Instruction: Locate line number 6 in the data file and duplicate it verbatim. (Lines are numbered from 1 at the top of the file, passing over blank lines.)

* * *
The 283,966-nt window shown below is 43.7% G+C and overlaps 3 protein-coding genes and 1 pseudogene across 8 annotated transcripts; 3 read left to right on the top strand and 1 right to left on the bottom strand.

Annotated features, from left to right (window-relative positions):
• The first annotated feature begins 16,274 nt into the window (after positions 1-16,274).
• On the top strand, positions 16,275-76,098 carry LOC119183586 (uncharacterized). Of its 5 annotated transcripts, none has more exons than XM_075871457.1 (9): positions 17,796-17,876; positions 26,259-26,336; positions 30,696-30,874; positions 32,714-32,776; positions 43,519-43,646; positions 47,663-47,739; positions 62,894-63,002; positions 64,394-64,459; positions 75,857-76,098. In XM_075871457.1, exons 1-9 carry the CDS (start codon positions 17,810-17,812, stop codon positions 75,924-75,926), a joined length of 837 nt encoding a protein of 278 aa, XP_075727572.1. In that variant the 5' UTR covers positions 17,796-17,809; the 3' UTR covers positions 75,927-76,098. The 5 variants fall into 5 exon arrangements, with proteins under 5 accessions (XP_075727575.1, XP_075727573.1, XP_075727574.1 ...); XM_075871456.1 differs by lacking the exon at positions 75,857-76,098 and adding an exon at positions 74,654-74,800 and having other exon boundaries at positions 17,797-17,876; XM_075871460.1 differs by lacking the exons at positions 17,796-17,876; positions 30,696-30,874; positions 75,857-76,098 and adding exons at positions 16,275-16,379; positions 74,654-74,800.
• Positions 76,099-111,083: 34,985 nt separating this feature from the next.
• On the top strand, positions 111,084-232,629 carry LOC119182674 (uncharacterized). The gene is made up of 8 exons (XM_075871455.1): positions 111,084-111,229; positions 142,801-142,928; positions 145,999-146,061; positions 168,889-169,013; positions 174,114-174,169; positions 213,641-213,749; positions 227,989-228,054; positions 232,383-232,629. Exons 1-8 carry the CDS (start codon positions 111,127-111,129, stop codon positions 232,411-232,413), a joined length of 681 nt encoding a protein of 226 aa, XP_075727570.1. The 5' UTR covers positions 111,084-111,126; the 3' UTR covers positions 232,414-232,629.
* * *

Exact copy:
• On the top strand, positions 111,084-232,629 carry LOC119182674 (uncharacterized). The gene is made up of 8 exons (XM_075871455.1): positions 111,084-111,229; positions 142,801-142,928; positions 145,999-146,061; positions 168,889-169,013; positions 174,114-174,169; positions 213,641-213,749; positions 227,989-228,054; positions 232,383-232,629. Exons 1-8 carry the CDS (start codon positions 111,127-111,129, stop codon positions 232,411-232,413), a joined length of 681 nt encoding a protein of 226 aa, XP_075727570.1. The 5' UTR covers positions 111,084-111,126; the 3' UTR covers positions 232,414-232,629.